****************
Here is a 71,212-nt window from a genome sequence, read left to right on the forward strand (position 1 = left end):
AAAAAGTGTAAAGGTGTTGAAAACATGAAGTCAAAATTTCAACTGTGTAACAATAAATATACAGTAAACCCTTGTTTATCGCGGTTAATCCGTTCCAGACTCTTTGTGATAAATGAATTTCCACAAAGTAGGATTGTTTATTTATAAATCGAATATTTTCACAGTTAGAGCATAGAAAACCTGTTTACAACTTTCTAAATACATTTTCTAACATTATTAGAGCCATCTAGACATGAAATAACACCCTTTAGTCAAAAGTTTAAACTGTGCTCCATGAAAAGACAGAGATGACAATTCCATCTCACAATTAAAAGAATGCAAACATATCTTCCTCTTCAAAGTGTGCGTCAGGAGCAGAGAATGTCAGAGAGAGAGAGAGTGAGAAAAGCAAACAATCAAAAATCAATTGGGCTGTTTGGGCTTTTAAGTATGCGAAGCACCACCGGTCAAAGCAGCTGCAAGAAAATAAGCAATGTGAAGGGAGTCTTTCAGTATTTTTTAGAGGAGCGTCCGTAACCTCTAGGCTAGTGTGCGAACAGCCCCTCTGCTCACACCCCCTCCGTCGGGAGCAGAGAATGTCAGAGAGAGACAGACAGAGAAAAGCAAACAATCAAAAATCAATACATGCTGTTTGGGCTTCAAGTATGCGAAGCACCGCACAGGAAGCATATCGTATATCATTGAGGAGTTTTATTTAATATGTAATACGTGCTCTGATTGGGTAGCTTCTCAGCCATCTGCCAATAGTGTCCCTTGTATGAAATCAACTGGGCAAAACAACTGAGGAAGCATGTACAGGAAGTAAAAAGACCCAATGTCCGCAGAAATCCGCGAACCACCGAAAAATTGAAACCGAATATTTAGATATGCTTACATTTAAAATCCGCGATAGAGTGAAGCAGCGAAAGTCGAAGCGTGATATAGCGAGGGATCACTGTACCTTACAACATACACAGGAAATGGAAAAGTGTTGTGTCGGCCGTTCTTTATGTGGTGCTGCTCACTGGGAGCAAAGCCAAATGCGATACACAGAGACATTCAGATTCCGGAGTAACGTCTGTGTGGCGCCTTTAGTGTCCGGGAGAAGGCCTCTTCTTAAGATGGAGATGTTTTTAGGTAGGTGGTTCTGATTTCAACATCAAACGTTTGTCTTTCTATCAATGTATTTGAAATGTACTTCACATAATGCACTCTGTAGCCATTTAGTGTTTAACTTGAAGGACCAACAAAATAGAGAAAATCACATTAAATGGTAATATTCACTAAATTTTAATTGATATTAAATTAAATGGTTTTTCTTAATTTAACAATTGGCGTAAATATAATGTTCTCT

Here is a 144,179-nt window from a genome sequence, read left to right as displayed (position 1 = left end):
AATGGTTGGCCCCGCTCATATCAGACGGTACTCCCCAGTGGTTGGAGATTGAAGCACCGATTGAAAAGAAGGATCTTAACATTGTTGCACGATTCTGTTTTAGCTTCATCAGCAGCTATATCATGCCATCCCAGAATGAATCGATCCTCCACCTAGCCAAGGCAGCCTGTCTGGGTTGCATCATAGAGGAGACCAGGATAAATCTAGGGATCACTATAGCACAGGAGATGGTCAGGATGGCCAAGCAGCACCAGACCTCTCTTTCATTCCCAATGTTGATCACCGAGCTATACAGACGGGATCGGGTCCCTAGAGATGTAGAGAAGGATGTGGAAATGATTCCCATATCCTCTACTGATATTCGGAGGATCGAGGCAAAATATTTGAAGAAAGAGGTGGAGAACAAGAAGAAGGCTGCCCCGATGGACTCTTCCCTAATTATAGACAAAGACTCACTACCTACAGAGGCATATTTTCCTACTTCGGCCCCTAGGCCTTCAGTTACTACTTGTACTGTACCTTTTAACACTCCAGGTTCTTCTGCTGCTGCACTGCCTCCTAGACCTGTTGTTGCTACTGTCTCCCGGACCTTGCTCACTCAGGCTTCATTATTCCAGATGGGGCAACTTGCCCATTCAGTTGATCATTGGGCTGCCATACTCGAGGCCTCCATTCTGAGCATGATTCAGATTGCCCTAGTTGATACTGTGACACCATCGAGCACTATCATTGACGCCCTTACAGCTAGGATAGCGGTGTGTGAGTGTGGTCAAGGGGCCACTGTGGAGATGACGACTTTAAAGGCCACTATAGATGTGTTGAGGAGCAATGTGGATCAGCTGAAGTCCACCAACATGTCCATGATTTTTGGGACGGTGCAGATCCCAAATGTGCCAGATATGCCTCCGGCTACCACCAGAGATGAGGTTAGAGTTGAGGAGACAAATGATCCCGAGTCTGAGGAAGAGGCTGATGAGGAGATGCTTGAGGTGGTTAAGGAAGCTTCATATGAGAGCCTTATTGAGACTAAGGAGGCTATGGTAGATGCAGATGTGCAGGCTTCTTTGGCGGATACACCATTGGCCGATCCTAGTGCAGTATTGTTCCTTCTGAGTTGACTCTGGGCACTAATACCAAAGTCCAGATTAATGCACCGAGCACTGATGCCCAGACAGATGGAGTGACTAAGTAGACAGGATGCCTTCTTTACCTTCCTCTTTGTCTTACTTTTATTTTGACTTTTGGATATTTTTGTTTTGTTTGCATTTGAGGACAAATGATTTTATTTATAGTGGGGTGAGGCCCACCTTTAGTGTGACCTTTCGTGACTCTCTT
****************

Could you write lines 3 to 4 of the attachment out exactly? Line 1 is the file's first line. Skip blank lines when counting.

Here is a 144,179-nt window from a genome sequence, read left to right as displayed (position 1 = left end):
AATGGTTGGCCCCGCTCATATCAGACGGTACTCCCCAGTGGTTGGAGATTGAAGCACCGATTGAAAAGAAGGATCTTAACATTGTTGCACGATTCTGTTTTAGCTTCATCAGCAGCTATATCATGCCATCCCAGAATGAATCGATCCTCCACCTAGCCAAGGCAGCCTGTCTGGGTTGCATCATAGAGGAGACCAGGATAAATCTAGGGATCACTATAGCACAGGAGATGGTCAGGATGGCCAAGCAGCACCAGACCTCTCTTTCATTCCCAATGTTGATCACCGAGCTATACAGACGGGATCGGGTCCCTAGAGATGTAGAGAAGGATGTGGAAATGATTCCCATATCCTCTACTGATATTCGGAGGATCGAGGCAAAATATTTGAAGAAAGAGGTGGAGAACAAGAAGAAGGCTGCCCCGATGGACTCTTCCCTAATTATAGACAAAGACTCACTACCTACAGAGGCATATTTTCCTACTTCGGCCCCTAGGCCTTCAGTTACTACTTGTACTGTACCTTTTAACACTCCAGGTTCTTCTGCTGCTGCACTGCCTCCTAGACCTGTTGTTGCTACTGTCTCCCGGACCTTGCTCACTCAGGCTTCATTATTCCAGATGGGGCAACTTGCCCATTCAGTTGATCATTGGGCTGCCATACTCGAGGCCTCCATTCTGAGCATGATTCAGATTGCCCTAGTTGATACTGTGACACCATCGAGCACTATCATTGACGCCCTTACAGCTAGGATAGCGGTGTGTGAGTGTGGTCAAGGGGCCACTGTGGAGATGACGACTTTAAAGGCCACTATAGATGTGTTGAGGAGCAATGTGGATCAGCTGAAGTCCACCAACATGTCCATGATTTTTGGGACGGTGCAGATCCCAAATGTGCCAGATATGCCTCCGGCTACCACCAGAGATGAGGTTAGAGTTGAGGAGACAAATGATCCCGAGTCTGAGGAAGAGGCTGATGAGGAGATGCTTGAGGTGGTTAAGGAAGCTTCATATGAGAGCCTTATTGAGACTAAGGAGGCTATGGTAGATGCAGATGTGCAGGCTTCTTTGGCGGATACACCATTGGCCGATCCTAGTGCAGTATTGTTCCTTCTGAGTTGACTCTGGGCACTAATACCAAAGTCCAGATTAATGCACCGAGCACTGATGCCCAGACAGATGGAGTGACTAAGTAGACAGGATGCCTTCTTTACCTTCCTCTTTGTCTTACTTTTATTTTGACTTTTGGATATTTTTGTTTTGTTTGCATTTGAGGACAAATGATTTTATTTATAGTGGGGTGAGGCCCACCTTTAGTGTGACCTTTCGTGACTCTCTT